THE GHOST WRITER
128 Minutes // France-Germany // Summit Entertainment
dir. Roman Polanski
Saturday, March 6th, 2010 – AMC Yonge and Dundas
starring: Ewan McGregor, Pierce Brosnan and Olivia Williams.
Being slapdash is seldom a problem for political thrillers, but this is where the problem tends to lay for the majority of them; they exhaust their resources within the first half of the film, so they try to comb over the second half with reiterated knowledge and the whole film becomes a dormant lesson in redundancy. Here Polanski finds balance between being tacit with the politics that initiate the story as well as facilitating another driving force on a more personal and less political level in Ewan McGregor’s turn as a contumacious man known only as The Ghost.
From the opening scene we get a briefing on The Ghost and the world around him; a world where there are always greater forces at work and nobody is secure. This is aptly demonstrated when the head editor for the company publishing Adam Lang’s memoirs — the work The Ghost is meant to tidy up over the next month — in question is presumed fired for no explicable reason. After this meeting, our ghost is pummeled outside of his apartment for unknown reasons (though we can lucidly speculate) and the perennial downward spiral our protagonist is faced with meets it inception.
There have been films that hold back on naming their lead characters in hopes of ascertaining a simple connection between viewer and character; their goal is to create an easier connection because names hinder complete identification. However, it’s only in retrospect that you acknowledge how perfectly Polanski presents this emblem. You swear you know The Ghost’s name and you even look it up on the internet because there has to be a name, you heard it in the movie. No, you never did. And it’s because you’re so certain that you know this man on a first name basis that the construction of this age old writing ‘trick’ is most potent. Plenty of films before are bereft of conversation because they feel that’s the best way for the view to identify themselves with the man or woman with no name, but Polanski displays the complete opposite. The only reason that this film progresses is because of dialogue and interaction. It’s with this that the viewer will couple themselves with the lead character from the get-go and by the final scene, the two separate parts will be viewed as one.
When The Ghost is welcomed into the abode of former British PM Adam Lang (Pierce Brosnan), something seems amiss. Be it the uncertain behavior of the author, the vision of having four secretaries shoved into an air tight room to deal with Lang’s personal effects in a home with umpteen larger rooms or the noirish backdrop — visualized by Pawel Edelman and composed by Alexandre Desplat in some of their finest work — that Polanski allows his plot to simmer amidst for its entirety, you will seldom find yourself in a comfort zone throughout the duration.
However, Roman Polanski does well in incorporating a well prescribed dose of witty humor. His ability to ease off tension with lines like “You think they’re going to drown you? They can’t drown two ghost writers” and the plethora of sexed-up cacophony provided by Olivia Williams (as Lang’s wife) or Kim Cattrall (Lang’s mistress/secretary… and it’s no secret) in any given scenario does make this an easier elixir to gulp down in juxtaposition to one-note political thrillers of the past (Heartbeat Detector for one of the more random comparisons I’ve ever made).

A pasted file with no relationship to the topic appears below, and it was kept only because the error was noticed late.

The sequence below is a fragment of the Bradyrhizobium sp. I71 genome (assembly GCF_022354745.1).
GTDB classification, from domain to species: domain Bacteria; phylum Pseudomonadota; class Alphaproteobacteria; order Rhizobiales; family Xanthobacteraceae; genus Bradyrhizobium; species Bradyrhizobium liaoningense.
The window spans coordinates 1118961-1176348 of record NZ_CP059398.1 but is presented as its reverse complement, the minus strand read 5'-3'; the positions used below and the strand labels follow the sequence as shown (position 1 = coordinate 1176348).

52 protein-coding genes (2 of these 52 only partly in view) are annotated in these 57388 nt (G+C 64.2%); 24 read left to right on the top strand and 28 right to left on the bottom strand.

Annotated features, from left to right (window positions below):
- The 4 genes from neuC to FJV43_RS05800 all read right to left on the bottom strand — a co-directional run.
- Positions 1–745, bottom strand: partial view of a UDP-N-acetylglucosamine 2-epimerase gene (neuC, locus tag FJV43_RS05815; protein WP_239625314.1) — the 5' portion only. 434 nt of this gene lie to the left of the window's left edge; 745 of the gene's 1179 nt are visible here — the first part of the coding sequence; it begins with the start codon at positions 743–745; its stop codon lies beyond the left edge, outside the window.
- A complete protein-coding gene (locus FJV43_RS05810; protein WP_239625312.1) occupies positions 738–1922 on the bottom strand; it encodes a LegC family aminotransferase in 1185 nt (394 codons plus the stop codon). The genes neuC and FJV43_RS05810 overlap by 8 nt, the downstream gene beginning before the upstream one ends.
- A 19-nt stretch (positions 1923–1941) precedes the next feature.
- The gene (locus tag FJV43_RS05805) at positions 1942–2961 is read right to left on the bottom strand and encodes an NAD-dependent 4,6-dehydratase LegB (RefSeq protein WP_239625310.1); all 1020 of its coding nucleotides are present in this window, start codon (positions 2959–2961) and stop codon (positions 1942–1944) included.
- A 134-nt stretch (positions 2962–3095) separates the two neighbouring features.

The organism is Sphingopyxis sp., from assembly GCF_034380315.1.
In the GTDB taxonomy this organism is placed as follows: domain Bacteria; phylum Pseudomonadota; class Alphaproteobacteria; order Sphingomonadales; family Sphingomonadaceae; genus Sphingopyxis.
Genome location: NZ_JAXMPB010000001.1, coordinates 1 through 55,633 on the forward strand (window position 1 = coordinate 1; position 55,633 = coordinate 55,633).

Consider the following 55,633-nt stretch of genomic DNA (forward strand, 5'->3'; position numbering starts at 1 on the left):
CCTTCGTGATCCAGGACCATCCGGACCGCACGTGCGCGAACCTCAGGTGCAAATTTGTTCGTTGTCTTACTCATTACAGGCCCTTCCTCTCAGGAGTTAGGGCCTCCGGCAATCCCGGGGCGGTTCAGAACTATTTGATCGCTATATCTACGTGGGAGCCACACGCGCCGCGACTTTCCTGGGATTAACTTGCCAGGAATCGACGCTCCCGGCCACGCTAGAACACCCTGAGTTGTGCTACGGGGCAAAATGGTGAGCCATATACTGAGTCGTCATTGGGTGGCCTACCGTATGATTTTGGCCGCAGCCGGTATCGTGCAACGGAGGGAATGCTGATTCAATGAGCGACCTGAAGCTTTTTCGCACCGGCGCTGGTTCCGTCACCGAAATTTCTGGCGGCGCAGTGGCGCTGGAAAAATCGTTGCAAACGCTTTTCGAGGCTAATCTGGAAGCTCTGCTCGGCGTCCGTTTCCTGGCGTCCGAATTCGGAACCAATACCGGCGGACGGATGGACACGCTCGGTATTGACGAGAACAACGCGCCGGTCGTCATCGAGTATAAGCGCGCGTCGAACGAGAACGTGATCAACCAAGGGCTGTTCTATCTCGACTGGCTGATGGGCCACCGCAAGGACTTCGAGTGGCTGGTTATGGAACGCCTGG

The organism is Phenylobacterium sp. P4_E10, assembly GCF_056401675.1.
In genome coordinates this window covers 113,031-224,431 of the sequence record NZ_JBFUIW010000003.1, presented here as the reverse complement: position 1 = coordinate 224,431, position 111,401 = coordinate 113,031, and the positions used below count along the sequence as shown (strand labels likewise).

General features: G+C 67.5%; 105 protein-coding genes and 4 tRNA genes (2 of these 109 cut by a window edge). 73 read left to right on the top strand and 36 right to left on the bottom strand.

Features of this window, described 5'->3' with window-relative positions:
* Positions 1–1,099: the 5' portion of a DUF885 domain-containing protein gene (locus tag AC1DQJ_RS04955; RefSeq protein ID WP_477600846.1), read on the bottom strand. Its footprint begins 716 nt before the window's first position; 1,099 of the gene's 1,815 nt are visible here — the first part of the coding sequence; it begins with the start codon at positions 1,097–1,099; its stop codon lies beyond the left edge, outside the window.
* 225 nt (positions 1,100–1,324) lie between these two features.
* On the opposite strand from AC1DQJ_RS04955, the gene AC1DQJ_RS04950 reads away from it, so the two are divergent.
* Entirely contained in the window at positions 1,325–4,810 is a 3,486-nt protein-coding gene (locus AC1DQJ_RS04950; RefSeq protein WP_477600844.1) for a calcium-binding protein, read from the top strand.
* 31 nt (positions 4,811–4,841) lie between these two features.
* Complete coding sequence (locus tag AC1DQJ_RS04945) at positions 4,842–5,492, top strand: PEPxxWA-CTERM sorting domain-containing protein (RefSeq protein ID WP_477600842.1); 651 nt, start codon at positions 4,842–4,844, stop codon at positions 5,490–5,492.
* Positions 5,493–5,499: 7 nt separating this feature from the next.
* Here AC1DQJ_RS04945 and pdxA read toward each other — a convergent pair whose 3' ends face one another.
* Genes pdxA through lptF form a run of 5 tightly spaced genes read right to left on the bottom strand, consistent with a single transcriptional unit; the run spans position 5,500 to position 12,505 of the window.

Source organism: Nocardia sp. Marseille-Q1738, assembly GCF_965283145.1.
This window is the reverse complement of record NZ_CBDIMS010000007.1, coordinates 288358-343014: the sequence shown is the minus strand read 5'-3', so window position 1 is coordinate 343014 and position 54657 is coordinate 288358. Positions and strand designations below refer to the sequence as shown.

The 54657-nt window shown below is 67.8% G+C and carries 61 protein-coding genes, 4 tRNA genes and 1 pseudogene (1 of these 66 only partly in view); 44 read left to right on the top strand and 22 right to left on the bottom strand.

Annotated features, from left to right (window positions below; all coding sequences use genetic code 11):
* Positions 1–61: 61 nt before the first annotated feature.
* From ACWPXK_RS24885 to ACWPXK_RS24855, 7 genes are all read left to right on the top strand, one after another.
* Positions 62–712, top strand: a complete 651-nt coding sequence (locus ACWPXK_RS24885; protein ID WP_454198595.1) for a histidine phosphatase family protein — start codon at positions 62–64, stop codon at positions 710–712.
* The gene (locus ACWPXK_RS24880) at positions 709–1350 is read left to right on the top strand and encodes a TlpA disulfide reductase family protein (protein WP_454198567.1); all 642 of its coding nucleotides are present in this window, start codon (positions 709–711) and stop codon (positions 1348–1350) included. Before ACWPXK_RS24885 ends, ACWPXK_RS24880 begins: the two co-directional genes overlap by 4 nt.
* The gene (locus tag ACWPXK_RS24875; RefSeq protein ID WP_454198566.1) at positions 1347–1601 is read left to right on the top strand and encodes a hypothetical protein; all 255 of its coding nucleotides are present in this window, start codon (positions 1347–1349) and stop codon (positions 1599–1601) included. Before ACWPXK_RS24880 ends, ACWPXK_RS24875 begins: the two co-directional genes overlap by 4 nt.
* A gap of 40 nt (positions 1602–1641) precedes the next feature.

Then, of course, the story begins to unravel seem by seem, Adam Lang disappears for large portions in stretches, peculiarities obstruct clarity and swarm running time and the whole feature – while remaining palpable on its most rudimentary of levels – elicits sheer reconditeness. And it’s merely because Polanski appears to enjoy sustaining an esoteric sensation that this film doesn’t achieve its full potential. Especially frustrating considering the Scooby Doo-like wrapping up of the meaning behind all of the events that transpires in a poorly built to climax. It’s almost too conclusive for its own good.
On its most elementary of levels, Polanski’s latest expresses a macabre philosophy: no matter how pragmatic we may be, we will never experience pure catharsis; we do not control what happens to us and whatever freedoms we may have can be striped away as easily as paint from a car. Although it has glimmers of hope that are gingerly dabbed throughout the story, these moments pale in comparison to the opulent bleakness that permeates nearly every frame.
The ending will leave you unsatisfied because you’ve related to this character through the poor hand he’d been dealt and the trials and tribulations he’d dealt with. This will certainly leave many with a foul aftertaste, but then Polanski has done his job correctly: when have we ever been completely satisfied? It is better to leave your audience with something they’ve known and felt before rather than feign a sense of security when we all know that the world we live in is not? It’s up to you to decide, but I, for one, appreciate the density of Polanski’s latest. Consider this his best in decades.